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Sushi - eating fish responsibly

If you think over-fishing is a myth, take a look at your supermarket shelves and check out the prices for yellowfin tuna. Two decades ago, it wasn’t much more expensive than catfood – now it’s in the luxury section, with jars selling for between £4 and £12.

Demand hasn’t changed, but availability has. There may be plenty of fish left in the sea, but ‘plenty’ is a relative term. Which is a shame, because as we all know, it tastes fantastic; whether prepared raw, seared, singed or confit, the fish is something special... but ‘special’ isn’t a straightforward deal.

Tuna are close to the top of the food chain, which mean that various toxins present in the environment can become concentrated in their muscle flesh, the most notorious being mercury. But do we care? Not at a time when sushi chefs are venerated as culinary demi-gods (if you think I’m exaggerating, Google ‘Jiro Dreams of Sushi’).

Despite my own fondness for the fish, I cut back on my own tuna consumption a few years ago, partly due to a slow burning guilt complex over overfishing in the Indian Ocean, and partly because I probably had so much mercury coursing through my lower intestine, I was in danger of becoming a human thermometer. But then a holiday in the South Pacific put me back on the heavy metal highway.

I was cooling my heels in the Tahiti Radisson Plaza and the menu was a costly cavalcade of imported luxuries. Tahiti must be one of the most expensive places on the planet – it makes Geneva look like the bad end of the Khao San Road. Anyway, my finger led me down the £60 steak and chips to the local section of the menu, which promised ‘Polynesian Sushi’. It was a simple enough bowl of sushi rice and local tuna of unstated species, glistening like shards of ruby. The colour comes from myoglobin, an oxygen-binding molecule that tuna generate in huge quantities in order to achieve incredible bursts of speed, up to 45 miles per hour. Yes, I know cheetahs and peregrine falcons can shift even faster, but that’s through air. Punching through water at 45mph takes a living missile, and that’s exactly what tuna are. When we eat them, we are consuming a true marvel of nature… along with a fair portion of the periodic table.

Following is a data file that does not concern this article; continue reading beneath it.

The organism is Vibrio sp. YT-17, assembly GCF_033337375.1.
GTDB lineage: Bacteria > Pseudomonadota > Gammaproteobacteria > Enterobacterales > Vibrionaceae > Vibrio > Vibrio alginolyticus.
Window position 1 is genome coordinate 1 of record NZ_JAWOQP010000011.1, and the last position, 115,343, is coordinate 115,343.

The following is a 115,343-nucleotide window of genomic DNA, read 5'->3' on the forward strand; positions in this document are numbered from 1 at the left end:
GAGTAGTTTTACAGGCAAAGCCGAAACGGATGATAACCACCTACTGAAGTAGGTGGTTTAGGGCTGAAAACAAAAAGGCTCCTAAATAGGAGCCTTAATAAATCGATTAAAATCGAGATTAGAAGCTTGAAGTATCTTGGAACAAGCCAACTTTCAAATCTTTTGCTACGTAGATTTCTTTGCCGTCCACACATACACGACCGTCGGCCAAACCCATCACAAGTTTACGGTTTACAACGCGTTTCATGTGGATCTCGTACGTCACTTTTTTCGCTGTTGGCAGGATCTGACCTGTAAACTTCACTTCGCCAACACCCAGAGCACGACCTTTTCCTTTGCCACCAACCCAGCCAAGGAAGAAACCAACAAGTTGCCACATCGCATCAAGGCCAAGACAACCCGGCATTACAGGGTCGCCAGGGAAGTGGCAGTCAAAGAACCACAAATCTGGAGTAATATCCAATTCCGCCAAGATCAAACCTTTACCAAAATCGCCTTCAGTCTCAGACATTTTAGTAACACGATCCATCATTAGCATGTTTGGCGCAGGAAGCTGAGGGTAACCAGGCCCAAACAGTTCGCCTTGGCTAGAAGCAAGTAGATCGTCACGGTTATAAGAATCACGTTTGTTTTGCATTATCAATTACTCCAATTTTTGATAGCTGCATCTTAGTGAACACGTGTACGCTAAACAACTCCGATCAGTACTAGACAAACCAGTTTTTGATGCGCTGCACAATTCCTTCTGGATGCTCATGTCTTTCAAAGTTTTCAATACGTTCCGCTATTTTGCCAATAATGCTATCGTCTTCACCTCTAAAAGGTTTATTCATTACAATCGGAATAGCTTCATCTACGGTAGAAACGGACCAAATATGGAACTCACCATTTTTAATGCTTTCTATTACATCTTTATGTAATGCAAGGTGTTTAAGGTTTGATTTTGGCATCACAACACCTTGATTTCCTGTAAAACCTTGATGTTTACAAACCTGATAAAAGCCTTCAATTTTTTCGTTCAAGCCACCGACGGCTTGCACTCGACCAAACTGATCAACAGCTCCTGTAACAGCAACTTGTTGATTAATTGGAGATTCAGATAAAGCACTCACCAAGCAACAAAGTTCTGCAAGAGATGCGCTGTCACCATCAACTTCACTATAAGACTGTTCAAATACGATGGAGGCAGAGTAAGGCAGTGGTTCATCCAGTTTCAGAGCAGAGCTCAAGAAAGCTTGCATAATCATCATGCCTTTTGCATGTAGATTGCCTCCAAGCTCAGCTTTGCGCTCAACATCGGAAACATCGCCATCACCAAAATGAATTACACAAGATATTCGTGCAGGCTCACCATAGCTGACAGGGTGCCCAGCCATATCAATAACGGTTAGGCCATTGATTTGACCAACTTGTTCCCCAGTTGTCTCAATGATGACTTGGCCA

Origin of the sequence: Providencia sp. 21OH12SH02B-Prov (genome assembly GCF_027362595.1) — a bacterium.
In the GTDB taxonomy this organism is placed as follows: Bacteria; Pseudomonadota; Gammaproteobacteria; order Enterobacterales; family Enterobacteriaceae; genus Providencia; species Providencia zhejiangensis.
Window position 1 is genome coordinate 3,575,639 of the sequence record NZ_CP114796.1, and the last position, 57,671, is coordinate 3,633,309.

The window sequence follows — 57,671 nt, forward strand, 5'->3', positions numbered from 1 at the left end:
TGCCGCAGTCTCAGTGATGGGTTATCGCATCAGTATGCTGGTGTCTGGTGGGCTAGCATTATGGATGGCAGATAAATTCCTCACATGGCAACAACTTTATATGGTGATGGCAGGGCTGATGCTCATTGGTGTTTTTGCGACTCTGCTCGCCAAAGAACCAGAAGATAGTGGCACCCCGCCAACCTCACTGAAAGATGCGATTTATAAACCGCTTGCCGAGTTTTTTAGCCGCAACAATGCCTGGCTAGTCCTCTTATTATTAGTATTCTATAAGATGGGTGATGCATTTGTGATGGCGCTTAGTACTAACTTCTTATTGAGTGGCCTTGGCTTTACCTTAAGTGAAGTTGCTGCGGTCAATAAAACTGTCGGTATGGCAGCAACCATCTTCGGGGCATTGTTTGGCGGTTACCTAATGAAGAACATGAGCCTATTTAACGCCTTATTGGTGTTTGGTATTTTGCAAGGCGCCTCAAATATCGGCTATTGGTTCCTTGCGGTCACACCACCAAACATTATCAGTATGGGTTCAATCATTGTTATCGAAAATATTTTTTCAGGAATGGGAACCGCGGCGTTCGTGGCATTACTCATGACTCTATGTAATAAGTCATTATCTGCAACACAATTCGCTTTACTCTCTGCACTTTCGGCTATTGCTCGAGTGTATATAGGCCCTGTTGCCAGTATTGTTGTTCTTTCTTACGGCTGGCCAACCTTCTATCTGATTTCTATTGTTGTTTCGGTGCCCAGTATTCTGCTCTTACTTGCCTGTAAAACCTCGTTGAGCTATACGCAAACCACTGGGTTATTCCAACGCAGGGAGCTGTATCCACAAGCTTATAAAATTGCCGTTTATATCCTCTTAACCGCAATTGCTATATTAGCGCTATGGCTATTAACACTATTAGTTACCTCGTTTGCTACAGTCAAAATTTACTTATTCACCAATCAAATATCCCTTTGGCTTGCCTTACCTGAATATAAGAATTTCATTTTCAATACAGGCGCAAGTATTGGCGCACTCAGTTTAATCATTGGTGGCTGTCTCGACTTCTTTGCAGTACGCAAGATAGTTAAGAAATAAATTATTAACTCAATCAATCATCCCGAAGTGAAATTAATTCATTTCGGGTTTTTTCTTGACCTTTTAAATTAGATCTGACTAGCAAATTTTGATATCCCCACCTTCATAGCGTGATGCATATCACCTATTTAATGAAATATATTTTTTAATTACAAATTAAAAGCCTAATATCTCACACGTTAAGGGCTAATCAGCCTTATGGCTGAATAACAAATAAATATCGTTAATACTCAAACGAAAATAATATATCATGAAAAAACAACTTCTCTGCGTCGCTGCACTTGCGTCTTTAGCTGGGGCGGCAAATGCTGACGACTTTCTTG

Polynesia has a lot of tuna, and not a lot of much else (bizarrely, the locals are addicted to tinned corned beef). So, as my journey continued to the atoll island of Fakarava, I continued my holiday romance with the noble tuna. I was staying with a local family who served tuna and grouper as ‘poisson cru’, marinaded in citrus fruits and coconut milk. And I ordered even more at the little café, Snack Teanuanua, where you could order it in a variety of styles, including one eccentric variant that had sultanas and dry herbs in the mix. I took the latter as a sign… to stop eating tuna.

Back in Blighty, I return to raw fish when the fancy takes me, but I mostly skip (jack) the tuna, replacing it with farmed Atlantic salmon. Big chains such as Yo Sushi give salmon an equal billing on the menu, and it makes excellent nigiri (oblong blocks of rice topped with fish) and futomaki (rolls of rice and seaweed with two or three fillings chosen for their complementary tastes).

Good sushi comes at price, but even upscale places offer lunchtime deals, with an assortment of sushi, sashimi and other treats served in bento boxes. My favourite place for Bento boxes is Matsuba in Richmond, Surrey, a low-key affair run by a friendly Korean family. The sushi is prepared with quiet solemnity and presented as a selection of jewels, which is exactly how we should regard fresh wild fish. As with all the best food, there is attention to detail in every aspect of the dish, from the texture of the rice to the keenness of the pickles and the artistry of the presentation.

Matsuba brews its own soya sauce, which has a savoury depth unequalled by any shop-bought brand. Their pickles, soy and wasabi mustard provide the perfect counterpoint to fresh Atlantic salmon, with its buttery little veins of fat. Salmon doesn’t have to travel all the way from the Indian Ocean, so the fish hasn’t been frozen and defrosted by the time it finds itself on the business end of your chopsticks. These days, I generally ask for the tuna in my bento box to be replaced with salmon. Genuinely wild Atlantic salmon is a rare commodity but farmed organic is a fine substitute, as long as said farming is not overly intensive and takes place in open water where ocean and tidal currents can sweep away associated detritus.

Debates over fish farming are not likely to end, but with bluefin tuna teetering on the brink of commercial extinction and the sustainability of yellowfin fisheries hanging in the balance, responsible farming of alternative species seems to be the way forward.

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